- When possible, warm weather sump discharge should go to a non-erodible surface such as the driveway, street, or directly to a storm drain; this helps us save treatment & pumping costs at the Wastewater Treatment Plant.
- It isn’t always a good idea to run your sump discharge onto a lawn or any pervious surface, the water could end up being recycled into your neighbors or your own sump system.
- Wintertime sump discharge should go into the sanitary system via a floor drain or tub.
Bismarck's Storm Water Program is asking residents to Adopt-An-Inlet. This program encourages residents to clean off stormwater inlets located in their street or rear-yard. By keeping storm drains clear and free of leaves and debris, storm drains can drain properly and aide in rain water draining from city streets resulting in less standing water on your street. Many of our street and backyard flooding calls are directly related to stormwater inlets becoming covered with leaves, grass, and debris. Once the debris is cleared the inlets can drain properly. If you have an inlet anywhere near your home please be a good neighbor and keep it clear.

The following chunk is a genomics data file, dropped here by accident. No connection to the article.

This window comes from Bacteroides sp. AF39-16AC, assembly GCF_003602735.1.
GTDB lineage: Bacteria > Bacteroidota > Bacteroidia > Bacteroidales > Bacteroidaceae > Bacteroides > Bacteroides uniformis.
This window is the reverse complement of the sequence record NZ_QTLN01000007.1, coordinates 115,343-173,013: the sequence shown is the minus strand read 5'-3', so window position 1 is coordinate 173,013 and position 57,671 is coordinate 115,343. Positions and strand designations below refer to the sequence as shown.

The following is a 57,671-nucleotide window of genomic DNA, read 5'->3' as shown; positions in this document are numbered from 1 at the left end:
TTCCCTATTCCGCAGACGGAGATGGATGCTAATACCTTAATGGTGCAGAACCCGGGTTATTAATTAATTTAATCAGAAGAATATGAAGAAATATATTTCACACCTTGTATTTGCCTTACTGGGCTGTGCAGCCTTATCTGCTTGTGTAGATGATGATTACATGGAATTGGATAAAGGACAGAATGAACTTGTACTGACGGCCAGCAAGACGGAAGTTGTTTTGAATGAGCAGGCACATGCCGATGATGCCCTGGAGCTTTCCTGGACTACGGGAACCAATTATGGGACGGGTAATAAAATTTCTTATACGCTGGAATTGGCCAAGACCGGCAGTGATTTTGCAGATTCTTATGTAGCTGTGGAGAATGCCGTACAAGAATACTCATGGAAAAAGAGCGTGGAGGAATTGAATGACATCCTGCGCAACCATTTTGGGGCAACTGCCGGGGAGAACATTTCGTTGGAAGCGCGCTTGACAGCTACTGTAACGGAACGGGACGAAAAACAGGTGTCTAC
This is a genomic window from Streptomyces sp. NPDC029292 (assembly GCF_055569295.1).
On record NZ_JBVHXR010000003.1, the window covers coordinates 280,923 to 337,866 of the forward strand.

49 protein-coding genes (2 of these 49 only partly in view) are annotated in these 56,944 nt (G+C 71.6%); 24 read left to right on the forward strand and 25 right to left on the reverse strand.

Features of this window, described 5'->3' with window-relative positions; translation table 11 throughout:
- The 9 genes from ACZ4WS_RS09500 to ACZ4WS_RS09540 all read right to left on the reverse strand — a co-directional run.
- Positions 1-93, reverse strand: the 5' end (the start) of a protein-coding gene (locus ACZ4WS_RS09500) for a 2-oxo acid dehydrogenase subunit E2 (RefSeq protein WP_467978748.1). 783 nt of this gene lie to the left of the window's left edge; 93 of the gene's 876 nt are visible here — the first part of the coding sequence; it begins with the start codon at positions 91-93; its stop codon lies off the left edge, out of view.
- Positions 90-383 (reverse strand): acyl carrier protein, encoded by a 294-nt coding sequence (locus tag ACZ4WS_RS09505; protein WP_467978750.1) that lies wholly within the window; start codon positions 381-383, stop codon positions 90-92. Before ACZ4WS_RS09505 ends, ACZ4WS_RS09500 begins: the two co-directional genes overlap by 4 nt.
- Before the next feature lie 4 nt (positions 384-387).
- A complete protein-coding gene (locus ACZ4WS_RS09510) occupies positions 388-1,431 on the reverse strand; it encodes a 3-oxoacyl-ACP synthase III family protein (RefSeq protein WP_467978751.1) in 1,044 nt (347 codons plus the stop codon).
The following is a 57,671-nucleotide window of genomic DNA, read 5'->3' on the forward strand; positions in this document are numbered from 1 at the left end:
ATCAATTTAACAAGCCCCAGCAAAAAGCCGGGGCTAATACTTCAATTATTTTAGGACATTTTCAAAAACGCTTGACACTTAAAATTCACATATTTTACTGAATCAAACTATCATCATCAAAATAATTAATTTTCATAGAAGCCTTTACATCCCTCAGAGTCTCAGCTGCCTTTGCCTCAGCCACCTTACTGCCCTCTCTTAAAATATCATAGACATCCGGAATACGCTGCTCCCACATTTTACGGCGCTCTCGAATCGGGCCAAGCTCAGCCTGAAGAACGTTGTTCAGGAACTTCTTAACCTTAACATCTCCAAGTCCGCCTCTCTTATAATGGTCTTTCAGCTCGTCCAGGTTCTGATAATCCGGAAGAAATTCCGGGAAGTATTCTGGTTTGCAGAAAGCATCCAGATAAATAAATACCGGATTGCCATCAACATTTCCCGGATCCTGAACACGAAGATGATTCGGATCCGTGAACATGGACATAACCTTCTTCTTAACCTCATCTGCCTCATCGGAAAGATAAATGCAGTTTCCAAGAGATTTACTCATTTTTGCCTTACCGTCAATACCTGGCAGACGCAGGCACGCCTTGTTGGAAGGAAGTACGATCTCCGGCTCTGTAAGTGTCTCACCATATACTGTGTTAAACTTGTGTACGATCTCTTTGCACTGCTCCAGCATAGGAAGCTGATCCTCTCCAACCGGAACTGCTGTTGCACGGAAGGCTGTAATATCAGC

The Next Step
Here are a few ways to improve stormwater conditions through actions at home:
• Native Planting: Use deep-rooted native vegetation that will add water capacity to the soil and beauty to your yard. Native plants are adapted to our weather and require little watering once established.
Take a look at this article for tips to take your landscaping to the next level of water efficiency and stormwater protection.
• Soil Amendments: Improve soil quality by aerating and adding compost to your greenspace. By doing so you will help your landscaping have deeper root growth for better soils. Also, better soil conditions allow for more storm and runoff water infiltration into the ground and keep it out of our stormwater systems.
Community involvement is a key component to the stormwater program’s success. The Report a Concern feature allows you to report a concern, express an idea, ask for help, or recommend a change pertaining to stormwater related matters.